Eighth Approach to Het Steen. December 2010

So, I’m a successful diplomat and painter, I’ve bought my big house. I’ve settled down in the country. I must have my own art on the walls obviously, presumably along with the greats and the huge collection of drawings and copies I have acquired along the way. So, I make a painting of Autumn, a suitable if rather gloomy subject for my declining years. I show my house in the middle distance, large, grand like me, with many rooms lit up. In front of my grand house, tearing away in a cart I show a peasant like couple, who certainly don’t look very clean, with a large silver vessel and a recently dead deer. And, plum centre I show an upturned tree. Next to it, on the left, is a rotting log sheltering a slightly comic hunter and dog.
Rubens’ diplomatic paintings are steeped in layers of iconographic depth. So, iconographically, what is he getting at here? As I think we have established by now, this view is partly constructed, so why a prominent upturned tree? Going back to my roots (yeah). Is the upturned tree the equivalent of the horses backside that artists often included to show their versatility? Rembrandt drew and etched tree trunks, as did Durer, cycles of life? Genre scenes, Obviously these are stock images to be stored up for use in larger landscapes, but,as ‘I have made it’ artists satements go, this seems ambiguous to say the least. It’s not Hockney with his gold suit and bag going up to get the prize is it? Neither is it Durer’s self portrait of 1500.
If the ditches and the banks that appear to surround the house act as waves, and they have that sense. Are they rolling towards us, breaking on the dead tree? Or are they ripples spreading out from within the stand? One answer might come from a careful look at the house. If you look to the right of the large watchtower, through and behind the trees is a brick coloured smudge that easily be another building range and another tower. Peter Paul showing off even more. Or, it might be where he has re-sited the tower to a more prominent position and painted out the original and that overpainting is now fading away. But, the more I look at it, it seems to be further, deliberate, paintings of buildings. Again we come back to who this painting is for. Given that no painting is ever private and that Rubens is the most public of painters why is this house not on a central axis, close to the picture plane? Why is he hiding away what paint has brought him. John le Carre would no doubt say that this is the self effacement of the professional spy, really?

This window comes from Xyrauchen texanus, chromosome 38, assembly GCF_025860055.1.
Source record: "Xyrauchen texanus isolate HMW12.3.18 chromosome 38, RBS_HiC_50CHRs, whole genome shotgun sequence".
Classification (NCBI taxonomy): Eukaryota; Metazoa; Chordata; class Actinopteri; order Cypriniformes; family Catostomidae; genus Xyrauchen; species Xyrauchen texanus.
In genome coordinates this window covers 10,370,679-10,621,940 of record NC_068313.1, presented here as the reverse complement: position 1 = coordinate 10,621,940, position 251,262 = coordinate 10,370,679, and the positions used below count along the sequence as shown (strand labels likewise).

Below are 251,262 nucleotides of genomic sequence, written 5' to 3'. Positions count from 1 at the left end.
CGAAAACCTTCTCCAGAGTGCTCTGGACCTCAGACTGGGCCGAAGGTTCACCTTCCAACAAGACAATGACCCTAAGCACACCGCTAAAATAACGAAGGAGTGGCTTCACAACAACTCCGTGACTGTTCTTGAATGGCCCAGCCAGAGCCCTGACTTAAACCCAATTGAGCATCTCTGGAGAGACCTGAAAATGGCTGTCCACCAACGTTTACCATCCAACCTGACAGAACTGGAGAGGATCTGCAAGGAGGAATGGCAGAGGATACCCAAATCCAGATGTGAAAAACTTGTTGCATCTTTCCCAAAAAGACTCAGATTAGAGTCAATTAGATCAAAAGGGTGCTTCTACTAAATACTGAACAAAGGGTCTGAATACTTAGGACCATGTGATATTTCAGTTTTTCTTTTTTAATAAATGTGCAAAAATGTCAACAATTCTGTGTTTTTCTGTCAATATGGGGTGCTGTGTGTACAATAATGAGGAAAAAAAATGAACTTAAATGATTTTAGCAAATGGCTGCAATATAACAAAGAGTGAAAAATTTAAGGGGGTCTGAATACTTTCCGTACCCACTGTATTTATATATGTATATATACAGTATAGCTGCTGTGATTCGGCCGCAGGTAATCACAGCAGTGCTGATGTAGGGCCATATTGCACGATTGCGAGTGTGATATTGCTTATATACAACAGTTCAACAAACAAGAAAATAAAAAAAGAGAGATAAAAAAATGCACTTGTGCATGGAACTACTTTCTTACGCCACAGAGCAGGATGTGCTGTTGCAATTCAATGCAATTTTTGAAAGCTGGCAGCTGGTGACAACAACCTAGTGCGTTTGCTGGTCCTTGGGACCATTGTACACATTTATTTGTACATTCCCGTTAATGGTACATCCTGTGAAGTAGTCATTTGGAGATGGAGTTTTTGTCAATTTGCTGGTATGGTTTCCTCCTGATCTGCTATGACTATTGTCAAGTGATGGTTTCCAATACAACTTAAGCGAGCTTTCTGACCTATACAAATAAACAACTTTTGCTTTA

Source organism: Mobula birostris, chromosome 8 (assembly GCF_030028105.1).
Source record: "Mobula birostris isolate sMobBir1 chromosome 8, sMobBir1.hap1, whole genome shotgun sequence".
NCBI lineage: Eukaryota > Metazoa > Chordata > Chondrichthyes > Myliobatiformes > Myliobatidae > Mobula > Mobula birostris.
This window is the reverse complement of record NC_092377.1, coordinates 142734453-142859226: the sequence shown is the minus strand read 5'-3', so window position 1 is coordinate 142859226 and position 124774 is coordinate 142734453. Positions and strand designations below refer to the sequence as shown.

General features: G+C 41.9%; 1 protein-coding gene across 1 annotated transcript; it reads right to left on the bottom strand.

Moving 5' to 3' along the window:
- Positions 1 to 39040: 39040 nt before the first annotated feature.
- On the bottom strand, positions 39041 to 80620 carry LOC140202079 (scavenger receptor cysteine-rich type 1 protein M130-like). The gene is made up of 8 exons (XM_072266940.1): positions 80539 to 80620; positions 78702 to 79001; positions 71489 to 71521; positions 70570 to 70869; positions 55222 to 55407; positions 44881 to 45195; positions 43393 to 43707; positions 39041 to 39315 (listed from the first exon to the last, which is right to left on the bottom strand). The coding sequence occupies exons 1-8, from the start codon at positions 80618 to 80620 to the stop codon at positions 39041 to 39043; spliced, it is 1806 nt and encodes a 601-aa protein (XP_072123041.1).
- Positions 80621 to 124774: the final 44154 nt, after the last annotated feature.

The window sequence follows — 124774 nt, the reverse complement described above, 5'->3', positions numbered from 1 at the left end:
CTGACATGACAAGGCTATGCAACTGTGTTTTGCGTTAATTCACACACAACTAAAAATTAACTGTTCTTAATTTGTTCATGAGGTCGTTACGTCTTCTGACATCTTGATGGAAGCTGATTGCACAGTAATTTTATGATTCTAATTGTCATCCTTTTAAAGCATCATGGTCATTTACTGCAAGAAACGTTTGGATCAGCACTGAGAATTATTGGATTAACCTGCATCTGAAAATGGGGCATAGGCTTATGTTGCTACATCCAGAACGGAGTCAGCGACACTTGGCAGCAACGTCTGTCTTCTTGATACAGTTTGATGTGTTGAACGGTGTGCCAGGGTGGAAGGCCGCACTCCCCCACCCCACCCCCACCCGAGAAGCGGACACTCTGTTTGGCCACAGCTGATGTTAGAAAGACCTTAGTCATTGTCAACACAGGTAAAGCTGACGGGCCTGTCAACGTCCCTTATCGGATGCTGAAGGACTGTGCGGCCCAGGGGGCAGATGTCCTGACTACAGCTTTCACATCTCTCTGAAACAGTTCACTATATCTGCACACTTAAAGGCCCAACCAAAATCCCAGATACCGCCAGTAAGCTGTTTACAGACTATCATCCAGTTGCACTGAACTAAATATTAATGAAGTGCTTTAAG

By the way I’m now with my new varifocal classes, I can see the painting and the notebook almost at the same time, once I’ve got use to these huge things on my nose, I hope. It is the greater focus that lets me see the second range of buildings, How are these paintings seen, by candle light? Would such details have been visible, would only Rubens have known they were there?


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